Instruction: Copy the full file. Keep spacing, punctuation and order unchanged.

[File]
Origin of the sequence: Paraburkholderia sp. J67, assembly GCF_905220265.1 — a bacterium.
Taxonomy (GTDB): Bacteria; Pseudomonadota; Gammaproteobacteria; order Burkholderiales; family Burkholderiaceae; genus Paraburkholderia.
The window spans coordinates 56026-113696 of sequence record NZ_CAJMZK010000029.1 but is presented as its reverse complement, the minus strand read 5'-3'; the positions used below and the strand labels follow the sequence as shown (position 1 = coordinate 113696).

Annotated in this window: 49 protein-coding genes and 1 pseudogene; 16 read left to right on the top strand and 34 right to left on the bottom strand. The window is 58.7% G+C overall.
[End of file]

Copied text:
Origin of the sequence: Paraburkholderia sp. J67, assembly GCF_905220265.1 — a bacterium.
Taxonomy (GTDB): Bacteria; Pseudomonadota; Gammaproteobacteria; order Burkholderiales; family Burkholderiaceae; genus Paraburkholderia.
The window spans coordinates 56026-113696 of sequence record NZ_CAJMZK010000029.1 but is presented as its reverse complement, the minus strand read 5'-3'; the positions used below and the strand labels follow the sequence as shown (position 1 = coordinate 113696).

Annotated in this window: 49 protein-coding genes and 1 pseudogene; 16 read left to right on the top strand and 34 right to left on the bottom strand. The window is 58.7% G+C overall.